"Some phthisical sufferers, of whom there are here, alas! too many, were now admitted from time to time into St. Vincent's Hospital. They were admitted in all stages, from an early one to the most advanced. On each admission the case was carefully examined; the history, symptoms, and physical signs were exactly noted; and the patient was weighed on a stage balance with great accuracy. The patient was put as much as possible on the mullein treatment only. For obvious reasons, no cod-liver oil, koumiss, or other weight producer was given; the patients got the diet suitable to such sufferers; and, if the special symptoms became troublesome, received appropriate treatment. As much as possible, however, they were left to the mullein--a proceeding which was entirely satisfactory to themselves. In addition to the admission weighing, they were carefully weighed every week, and care was taken that this should be done as nearly as possible on the same day and hour, with the same clothes, and, in fact, as much as could be under the same conditions. In securing this the patients anxiously co-operated; and it was frequently amusing, but sometimes painful, to watch the satisfaction or chagrin with which the weekly result was received.

I must here tender my acknowledgments to our zealous, attentive, and accurate house surgeon, Mr. Denis P. Kenna, by whom this important, but tedious, duty was discharged."

Dr. Quinlan then refers to several cases, in which the mullein plant has been tried as a remedy for consumption, and remarks that these cases, although too few to justify any general conclusion, appear to establish some useful facts. The mullein plant boiled in milk is liked by the patients; in watery infusion it is disagreeable, and the succus is still more so. The hot milk decoction causes a comfortable (what our Gallic neighbors call pectorale) sensation, and when once patients take it they experience a physiological want, and when the supply was once or twice interrupted, complained much in consequence. That it eases phthisical cough there can be no doubt; in fact, some of the patients scarcely took their cough mixtures at all--an unmixed boon to phthisical sufferers with delicate stomachs. Its power of checking phthisical looseness of the bowels was very marked, and experiment proved that this was not merely due to the well known astringent properties of boiled milk. It also gave great relief to the dyspnoea.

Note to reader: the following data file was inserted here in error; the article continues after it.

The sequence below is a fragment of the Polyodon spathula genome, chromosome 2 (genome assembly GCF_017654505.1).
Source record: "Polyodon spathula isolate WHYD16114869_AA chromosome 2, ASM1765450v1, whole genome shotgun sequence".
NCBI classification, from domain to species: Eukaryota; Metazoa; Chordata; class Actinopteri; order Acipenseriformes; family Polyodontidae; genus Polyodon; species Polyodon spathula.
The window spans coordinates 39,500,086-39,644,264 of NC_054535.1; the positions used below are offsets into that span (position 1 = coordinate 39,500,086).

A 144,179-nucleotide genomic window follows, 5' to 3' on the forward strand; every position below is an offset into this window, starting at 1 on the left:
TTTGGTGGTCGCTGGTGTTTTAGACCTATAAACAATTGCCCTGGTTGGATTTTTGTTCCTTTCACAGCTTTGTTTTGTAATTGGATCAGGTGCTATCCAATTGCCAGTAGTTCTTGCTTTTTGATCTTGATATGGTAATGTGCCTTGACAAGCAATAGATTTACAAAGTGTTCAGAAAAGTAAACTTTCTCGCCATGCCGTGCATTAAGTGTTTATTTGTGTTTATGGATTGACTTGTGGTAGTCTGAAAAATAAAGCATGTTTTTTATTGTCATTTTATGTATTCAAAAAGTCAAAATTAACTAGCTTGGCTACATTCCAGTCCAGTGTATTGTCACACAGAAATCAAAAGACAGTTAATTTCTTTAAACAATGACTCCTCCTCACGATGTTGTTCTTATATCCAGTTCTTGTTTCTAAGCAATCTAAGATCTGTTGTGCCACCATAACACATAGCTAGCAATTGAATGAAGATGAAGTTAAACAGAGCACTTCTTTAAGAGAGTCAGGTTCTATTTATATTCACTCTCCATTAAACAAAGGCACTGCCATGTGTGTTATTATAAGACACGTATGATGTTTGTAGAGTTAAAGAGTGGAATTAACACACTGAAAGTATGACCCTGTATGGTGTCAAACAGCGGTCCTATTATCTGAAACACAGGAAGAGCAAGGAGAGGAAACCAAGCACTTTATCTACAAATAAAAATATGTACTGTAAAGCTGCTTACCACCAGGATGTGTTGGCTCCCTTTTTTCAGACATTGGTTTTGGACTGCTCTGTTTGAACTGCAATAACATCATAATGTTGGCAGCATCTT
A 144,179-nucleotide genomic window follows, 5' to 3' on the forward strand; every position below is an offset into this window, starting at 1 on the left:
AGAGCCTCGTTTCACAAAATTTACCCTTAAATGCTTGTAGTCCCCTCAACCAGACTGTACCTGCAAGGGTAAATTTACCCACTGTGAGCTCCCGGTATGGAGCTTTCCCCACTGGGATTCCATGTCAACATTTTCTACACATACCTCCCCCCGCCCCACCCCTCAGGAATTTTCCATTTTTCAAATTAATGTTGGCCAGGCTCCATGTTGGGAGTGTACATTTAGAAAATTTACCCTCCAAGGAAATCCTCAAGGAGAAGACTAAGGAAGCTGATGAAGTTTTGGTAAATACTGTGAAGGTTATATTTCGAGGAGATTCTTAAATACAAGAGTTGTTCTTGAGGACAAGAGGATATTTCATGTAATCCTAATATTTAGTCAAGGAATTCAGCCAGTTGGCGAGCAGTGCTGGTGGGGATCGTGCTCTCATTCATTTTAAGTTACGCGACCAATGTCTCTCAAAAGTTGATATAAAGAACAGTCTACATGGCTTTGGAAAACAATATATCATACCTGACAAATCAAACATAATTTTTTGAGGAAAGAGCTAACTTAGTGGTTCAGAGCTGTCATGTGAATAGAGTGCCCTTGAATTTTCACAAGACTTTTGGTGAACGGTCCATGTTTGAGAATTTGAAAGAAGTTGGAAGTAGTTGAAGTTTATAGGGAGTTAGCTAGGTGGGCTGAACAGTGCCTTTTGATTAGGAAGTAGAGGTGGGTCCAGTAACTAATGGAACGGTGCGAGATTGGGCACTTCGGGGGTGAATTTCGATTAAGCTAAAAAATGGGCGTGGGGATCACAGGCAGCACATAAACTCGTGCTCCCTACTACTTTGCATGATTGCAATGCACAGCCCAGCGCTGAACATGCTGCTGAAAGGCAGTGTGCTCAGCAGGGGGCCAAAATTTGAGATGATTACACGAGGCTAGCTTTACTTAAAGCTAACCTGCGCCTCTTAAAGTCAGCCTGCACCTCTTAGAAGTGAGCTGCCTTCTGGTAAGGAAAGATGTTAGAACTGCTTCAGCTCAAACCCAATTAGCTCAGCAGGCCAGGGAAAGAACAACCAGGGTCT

For phthisical night sweats it is utterly useless; but these can be completely checked by the hypodermic use of from one-eighteenth to one-fiftieth of a grain of the atropia sulphate; the smaller dose, if it will answer, being preferable, as the larger causes dryness of the pharynx, and interferes with ocular accommodation. In advanced cases, it does not prevent loss of weight, nor am I aware of anything that will, except koumiss. Dr. Carrick, in his interesting work on the koumiss treatment of Southern Russia (page 213), says: "I have seen a consumption invalid gain largely in weight, while the disease was making rapid progress in her lungs, and the evening temperature rarely fell below 101° Fahr. Until then I considered that an increase of weight in phthisis pulmonalis was a proof of the arrest of the malady." If koumiss possesses this power, mullein does not; but unfortunately, as real koumiss can be made from the milk of the mare only, and as it does not bear traveling, the consumptive invalid must go at least to Samara or Southern Russia. In pretubercular and early cases of pulmonary consumption, mullein appears to have a distinct weight-increasing power; and I have observed this in several private cases also.

Having no weighings of these latter, however, makes this statement merely an expression of opinion. In early cases, mullein milk appears to act very much in the same manner as cod-liver oil; and when we consider that it is at once cheap and palatable it is certainly worth a trial. I will continue the research by careful weighings of early cases; and will further endeavor to ascertain whether the addition of mullein to the cultivating solution prevents the propagation of the phthisical bacillus.